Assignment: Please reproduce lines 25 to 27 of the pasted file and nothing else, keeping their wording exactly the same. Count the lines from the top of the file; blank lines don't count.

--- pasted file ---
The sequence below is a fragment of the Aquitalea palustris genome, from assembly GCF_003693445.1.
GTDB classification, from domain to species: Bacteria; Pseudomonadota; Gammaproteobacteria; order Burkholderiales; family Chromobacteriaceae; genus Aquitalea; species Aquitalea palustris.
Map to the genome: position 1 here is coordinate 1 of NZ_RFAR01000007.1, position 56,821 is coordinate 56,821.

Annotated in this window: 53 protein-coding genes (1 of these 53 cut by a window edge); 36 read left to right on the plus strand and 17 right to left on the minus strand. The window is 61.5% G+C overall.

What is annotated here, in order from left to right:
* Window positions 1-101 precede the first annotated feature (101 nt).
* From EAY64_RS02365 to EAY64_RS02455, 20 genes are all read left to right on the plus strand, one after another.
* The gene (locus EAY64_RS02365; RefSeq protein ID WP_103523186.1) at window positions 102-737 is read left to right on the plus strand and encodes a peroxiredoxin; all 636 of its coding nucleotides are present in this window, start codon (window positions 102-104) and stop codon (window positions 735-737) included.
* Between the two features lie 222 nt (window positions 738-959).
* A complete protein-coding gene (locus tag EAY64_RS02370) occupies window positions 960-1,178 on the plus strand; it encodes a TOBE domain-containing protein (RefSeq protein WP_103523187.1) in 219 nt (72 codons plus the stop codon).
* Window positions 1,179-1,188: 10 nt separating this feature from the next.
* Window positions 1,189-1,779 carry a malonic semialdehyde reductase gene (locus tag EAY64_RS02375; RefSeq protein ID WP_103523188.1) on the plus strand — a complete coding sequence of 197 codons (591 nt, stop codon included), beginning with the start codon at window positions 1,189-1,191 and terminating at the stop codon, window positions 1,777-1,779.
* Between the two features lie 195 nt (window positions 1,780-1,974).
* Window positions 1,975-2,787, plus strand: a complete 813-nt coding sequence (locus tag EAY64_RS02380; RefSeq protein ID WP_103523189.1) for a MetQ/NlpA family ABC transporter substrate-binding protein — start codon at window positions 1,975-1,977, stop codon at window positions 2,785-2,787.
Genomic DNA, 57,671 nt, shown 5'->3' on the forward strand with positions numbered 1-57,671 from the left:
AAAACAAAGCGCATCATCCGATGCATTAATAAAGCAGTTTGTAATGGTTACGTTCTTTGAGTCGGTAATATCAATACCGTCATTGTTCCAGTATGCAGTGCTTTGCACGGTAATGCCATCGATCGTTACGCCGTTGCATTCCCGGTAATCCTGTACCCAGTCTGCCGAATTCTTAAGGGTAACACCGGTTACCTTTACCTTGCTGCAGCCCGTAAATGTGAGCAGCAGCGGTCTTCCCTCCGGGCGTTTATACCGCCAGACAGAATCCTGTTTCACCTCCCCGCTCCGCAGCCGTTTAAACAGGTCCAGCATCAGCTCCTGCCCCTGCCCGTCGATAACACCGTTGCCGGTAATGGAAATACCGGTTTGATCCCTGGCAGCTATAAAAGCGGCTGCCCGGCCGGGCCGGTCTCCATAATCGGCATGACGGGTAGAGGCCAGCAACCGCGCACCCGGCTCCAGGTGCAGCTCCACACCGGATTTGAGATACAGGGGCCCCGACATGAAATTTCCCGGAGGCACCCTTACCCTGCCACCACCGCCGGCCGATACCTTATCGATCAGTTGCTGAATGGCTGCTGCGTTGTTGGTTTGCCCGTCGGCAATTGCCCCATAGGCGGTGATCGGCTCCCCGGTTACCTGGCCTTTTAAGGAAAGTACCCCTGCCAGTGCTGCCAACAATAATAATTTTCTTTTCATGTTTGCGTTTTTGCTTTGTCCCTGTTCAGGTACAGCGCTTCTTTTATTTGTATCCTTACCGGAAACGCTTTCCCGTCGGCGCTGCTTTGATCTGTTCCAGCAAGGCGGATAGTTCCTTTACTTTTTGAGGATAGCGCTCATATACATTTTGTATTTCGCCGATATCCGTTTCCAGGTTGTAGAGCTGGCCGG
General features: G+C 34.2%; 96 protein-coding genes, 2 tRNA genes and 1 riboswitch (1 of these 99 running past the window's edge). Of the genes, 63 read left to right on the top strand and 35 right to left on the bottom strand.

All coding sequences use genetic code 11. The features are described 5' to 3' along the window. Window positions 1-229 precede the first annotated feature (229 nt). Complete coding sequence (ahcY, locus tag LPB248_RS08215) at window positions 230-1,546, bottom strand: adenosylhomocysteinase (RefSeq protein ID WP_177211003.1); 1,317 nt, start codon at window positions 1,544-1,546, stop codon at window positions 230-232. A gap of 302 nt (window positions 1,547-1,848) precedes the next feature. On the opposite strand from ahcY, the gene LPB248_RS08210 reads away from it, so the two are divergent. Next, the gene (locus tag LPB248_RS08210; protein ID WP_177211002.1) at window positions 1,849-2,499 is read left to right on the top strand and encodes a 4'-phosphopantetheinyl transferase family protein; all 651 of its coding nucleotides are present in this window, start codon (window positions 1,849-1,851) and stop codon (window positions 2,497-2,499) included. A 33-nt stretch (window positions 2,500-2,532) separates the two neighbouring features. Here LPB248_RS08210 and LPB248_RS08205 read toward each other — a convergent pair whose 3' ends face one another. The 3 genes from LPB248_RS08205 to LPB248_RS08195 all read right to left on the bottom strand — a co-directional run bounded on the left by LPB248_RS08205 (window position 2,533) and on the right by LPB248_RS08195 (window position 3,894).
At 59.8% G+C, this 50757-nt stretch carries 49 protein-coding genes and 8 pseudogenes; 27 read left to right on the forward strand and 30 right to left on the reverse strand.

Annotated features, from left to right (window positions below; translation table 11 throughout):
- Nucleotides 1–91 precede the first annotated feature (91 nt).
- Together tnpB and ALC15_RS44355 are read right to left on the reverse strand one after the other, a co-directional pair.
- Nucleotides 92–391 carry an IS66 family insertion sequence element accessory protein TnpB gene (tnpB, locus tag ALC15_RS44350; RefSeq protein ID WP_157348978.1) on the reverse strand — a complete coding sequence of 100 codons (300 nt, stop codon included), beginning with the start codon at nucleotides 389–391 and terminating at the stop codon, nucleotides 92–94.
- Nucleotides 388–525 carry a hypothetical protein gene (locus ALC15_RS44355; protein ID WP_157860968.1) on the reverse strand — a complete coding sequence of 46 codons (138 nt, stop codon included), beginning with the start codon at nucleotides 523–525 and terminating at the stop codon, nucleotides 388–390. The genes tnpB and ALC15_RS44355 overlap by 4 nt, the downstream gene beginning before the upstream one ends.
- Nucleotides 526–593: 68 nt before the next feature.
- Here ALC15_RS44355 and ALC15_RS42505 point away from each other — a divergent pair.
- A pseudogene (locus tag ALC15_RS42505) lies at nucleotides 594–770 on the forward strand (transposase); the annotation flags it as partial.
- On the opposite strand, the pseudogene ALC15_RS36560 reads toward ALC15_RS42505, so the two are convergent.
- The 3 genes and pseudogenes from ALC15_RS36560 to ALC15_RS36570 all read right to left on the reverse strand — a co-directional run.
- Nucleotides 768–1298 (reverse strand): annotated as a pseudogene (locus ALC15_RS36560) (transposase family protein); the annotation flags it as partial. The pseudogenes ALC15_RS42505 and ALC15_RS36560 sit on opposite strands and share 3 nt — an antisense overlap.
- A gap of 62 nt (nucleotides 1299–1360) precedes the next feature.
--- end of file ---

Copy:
- Nucleotides 526–593: 68 nt before the next feature.
- Here ALC15_RS44355 and ALC15_RS42505 point away from each other — a divergent pair.
- A pseudogene (locus tag ALC15_RS42505) lies at nucleotides 594–770 on the forward strand (transposase); the annotation flags it as partial.